Four-phase ‘Montevideo Mechanism’ suggested to resolve Venezuela crisis

    CARICOM, Mexico and Uruguay delegates meet today in Montevideo, Uruguay to formally propose and discuss at the conference the establishment of a four-phased process called the 'Montevideo Mechanism.'
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    MONTEVIDEO, Uruguay –-

    The goal of the international conference taking place here today is an effort by the participating countries to resolve the dire situation in Venezuela, according to Chairman of the Caribbean Community (CARICOM), Dr. the Honourable Timothy Harris, the Prime Minister of St. Kitts and Nevis.

    Out of both concern over the escalating situation and recognition that the Venezuelan parties have to come to the negotiating table, CARICOM, Mexico and Uruguay will formally propose and discuss at the conference the establishment of a four-phased process called the Montevideo Mechanism.

    “The governments of Mexico, Uruguay and the Caribbean Community (CARICOM), in response to the call of the Secretary General of the United Nations, Antonio Guterres, agree that the most appropriate way to address the complex situation that prevails in Venezuela is through dialogue for a negotiation, from a position of respect for International Law and Human Rights,” said a pre-conference statement.” “The historical stance of our countries is and will always be to privilege diplomacy over other alternatives, as it is the only way to achieve sustainable, legitimate and effective peace and stability.”

    The commission indicated the Montevideo Mechanism, is based on its legitimate interest and willingness to assist the Venezuelan people and the actors involved find a solution to their differences. This initiative is offered to the Venezuelan actors as peaceful and democratic alternative that privileges dialogue and peace, with the aim to create all necessary conditions for an inclusive, comprehensive and lasting solution.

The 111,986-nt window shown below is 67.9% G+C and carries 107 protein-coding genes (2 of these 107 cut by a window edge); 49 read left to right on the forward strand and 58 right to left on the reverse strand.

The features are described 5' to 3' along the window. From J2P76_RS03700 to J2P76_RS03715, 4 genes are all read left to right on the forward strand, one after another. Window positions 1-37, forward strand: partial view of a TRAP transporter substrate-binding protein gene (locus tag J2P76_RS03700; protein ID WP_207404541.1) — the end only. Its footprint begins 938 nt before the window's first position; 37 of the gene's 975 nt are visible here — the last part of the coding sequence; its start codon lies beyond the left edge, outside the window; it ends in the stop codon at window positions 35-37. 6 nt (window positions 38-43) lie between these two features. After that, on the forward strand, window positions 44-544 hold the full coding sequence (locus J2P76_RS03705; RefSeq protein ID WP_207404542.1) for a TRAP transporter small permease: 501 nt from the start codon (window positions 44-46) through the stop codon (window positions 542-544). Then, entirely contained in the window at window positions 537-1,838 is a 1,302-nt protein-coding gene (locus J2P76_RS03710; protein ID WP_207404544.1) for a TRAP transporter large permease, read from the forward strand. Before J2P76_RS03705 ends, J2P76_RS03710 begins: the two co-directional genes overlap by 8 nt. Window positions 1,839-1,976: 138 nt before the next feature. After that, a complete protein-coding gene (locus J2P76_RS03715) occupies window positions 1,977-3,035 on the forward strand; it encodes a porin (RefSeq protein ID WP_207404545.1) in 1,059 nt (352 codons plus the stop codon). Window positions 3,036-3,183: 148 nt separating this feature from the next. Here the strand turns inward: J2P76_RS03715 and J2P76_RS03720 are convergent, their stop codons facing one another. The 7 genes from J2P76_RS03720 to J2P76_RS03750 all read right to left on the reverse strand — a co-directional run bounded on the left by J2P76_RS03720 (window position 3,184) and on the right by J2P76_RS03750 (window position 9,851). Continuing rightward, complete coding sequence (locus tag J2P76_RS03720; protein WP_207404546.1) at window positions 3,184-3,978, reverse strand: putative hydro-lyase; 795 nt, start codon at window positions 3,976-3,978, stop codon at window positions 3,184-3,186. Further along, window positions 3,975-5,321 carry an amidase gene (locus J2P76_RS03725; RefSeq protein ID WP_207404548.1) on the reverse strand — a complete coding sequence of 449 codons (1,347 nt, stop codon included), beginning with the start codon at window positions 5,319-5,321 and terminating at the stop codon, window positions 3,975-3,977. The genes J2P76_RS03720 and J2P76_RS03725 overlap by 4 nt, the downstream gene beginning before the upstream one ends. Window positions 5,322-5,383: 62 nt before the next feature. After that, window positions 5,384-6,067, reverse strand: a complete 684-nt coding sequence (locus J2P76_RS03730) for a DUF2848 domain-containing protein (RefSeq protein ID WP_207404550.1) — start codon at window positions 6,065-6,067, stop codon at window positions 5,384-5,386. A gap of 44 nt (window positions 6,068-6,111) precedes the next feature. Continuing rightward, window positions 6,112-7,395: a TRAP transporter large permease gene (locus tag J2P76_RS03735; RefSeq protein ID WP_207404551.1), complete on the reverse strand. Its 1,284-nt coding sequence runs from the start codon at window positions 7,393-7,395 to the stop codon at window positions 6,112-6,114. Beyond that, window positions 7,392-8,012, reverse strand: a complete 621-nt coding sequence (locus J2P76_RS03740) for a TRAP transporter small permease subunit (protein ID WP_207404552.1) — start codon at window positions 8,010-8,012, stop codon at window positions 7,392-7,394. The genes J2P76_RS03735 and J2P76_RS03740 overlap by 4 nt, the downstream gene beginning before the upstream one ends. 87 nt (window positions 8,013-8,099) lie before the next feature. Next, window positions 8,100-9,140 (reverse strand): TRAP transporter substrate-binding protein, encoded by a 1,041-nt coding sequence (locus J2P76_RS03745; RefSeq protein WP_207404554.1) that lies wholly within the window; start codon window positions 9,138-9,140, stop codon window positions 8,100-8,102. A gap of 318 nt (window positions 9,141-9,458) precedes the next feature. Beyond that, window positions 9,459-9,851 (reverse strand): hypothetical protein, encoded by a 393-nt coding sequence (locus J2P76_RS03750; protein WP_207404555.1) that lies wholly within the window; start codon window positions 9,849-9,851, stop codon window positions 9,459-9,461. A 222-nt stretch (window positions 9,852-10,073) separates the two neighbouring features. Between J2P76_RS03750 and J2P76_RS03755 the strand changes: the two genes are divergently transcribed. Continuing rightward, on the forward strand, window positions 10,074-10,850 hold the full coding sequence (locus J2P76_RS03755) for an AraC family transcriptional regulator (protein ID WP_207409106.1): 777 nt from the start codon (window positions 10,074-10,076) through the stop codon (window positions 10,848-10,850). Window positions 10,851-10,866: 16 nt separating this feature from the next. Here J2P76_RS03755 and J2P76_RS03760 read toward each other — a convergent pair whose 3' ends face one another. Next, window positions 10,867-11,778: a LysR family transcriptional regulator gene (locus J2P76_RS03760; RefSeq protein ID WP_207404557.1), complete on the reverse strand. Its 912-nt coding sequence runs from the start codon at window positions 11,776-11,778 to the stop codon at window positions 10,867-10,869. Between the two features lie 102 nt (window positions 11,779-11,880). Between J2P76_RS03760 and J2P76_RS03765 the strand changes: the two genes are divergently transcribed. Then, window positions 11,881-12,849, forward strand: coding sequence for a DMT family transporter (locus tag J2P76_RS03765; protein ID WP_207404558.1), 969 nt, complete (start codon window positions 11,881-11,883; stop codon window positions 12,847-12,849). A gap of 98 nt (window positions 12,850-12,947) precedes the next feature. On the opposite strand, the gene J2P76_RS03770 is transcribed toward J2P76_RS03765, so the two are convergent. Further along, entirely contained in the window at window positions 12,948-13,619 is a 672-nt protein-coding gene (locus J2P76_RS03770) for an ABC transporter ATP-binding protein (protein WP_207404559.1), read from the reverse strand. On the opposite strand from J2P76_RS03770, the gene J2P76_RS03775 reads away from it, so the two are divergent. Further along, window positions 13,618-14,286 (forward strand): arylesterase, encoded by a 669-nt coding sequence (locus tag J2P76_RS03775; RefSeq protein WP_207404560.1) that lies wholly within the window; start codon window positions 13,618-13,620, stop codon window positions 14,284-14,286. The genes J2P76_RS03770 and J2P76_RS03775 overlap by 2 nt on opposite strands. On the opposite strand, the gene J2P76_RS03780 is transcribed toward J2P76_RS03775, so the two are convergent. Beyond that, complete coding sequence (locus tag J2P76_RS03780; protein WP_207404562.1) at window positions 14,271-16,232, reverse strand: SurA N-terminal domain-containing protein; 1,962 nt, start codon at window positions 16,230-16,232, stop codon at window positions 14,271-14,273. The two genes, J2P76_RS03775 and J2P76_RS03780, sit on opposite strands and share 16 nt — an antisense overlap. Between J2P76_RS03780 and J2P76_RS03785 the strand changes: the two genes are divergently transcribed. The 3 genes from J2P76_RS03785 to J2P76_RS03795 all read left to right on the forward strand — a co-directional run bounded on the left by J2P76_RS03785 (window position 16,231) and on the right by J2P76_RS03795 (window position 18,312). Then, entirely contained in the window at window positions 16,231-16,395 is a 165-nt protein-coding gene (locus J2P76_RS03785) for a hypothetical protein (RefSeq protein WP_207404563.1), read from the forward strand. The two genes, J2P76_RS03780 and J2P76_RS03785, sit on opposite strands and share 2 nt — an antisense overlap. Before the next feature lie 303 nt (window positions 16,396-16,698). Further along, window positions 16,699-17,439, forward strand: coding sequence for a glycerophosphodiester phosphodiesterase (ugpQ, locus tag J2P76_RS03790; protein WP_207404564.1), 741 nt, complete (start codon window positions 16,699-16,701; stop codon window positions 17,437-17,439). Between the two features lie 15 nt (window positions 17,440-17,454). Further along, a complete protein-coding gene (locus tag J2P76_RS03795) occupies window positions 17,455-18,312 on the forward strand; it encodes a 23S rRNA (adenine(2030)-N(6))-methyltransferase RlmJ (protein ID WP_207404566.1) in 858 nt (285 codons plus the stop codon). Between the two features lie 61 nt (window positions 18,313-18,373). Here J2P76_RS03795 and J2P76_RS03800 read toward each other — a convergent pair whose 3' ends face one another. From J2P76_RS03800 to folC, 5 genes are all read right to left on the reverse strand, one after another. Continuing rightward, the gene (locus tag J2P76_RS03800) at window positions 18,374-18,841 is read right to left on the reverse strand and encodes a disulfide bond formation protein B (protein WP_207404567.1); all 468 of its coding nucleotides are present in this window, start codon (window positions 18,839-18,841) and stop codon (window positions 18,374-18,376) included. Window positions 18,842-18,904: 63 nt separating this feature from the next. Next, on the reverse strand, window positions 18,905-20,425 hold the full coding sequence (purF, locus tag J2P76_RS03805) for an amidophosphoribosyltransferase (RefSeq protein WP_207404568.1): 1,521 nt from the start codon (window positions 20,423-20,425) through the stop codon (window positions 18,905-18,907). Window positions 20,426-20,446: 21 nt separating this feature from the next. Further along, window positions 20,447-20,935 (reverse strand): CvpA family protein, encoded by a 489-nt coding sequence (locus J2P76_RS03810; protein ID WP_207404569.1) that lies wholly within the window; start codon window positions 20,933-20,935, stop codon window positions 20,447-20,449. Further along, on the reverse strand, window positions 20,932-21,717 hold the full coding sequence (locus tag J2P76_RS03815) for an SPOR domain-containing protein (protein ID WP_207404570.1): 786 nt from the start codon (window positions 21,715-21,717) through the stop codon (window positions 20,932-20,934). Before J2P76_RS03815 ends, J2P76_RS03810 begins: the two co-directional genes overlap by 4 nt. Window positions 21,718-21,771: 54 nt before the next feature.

This Mechanism, evidence of an active, proactive and conciliatory diplomacy to bring the disputing parties closer together, avoid conflict and violence, is guided by the principles of non-intervention, legal equality of the States, peaceful solution of the controversies, respect for human rights and self-determination.

    Based on the experience of the signatory countries in processes of mediation and peaceful conflict resolution, we propose to establish a four-phased process, which will develop during a reasonable period, previously agreed by the parties:

    1. Dialogue Phase: Creating conditions for direct contacts among the actors involved, in an environment of security.

    2. Negotiation Phase: Strategic presentation of the results of the previous phase to the counterparts, seeking to find common ground and areas of opportunity to allow the relaxation of positions and identify potential agreements.

    3. Commitments Phase: Construction and subscription of agreements based on the results of the negotiation phase, with the characteristics and timeframe, previously agreed upon.

    4. Implementation Phase: Materialization of the commitments assumed in the previous phase, with the international accompaniment.

    “The subscribers of this statement agree that the complexity of the circumstances should not be a reason to dismiss the diplomatic channels for dispute settlement, and reiterate our decision to help restore the tranquility of the Venezuelan people, through dialogue and peace, reducing tensions between political forces and avoid the threat or use of force,” the statement said.

    “Likewise, our governments reiterate their concern about the serious humanitarian situation and respectfully exhort all parties to guarantee the validity of the Human Rights and the freedoms established in the UN Charter, subscribed by Venezuela.

    “This Mechanism is our proposal to guarantee a peaceful and democratic solution that prevents an escalation of violence,” the statement concluded. “In the event that the parties decide to communicate, we would invite Mrs. Rebeca Grynspan, former Vice-President of Costa Rica and current Ibero-American Secretary General, Enrique Iglesias and Bernardo Sepúlveda, ex Foreign Ministers of Uruguay and Mexico, and a high representative of CARICOM, personalities of recognized international experience and moral quality, to accompany this Mechanism.”

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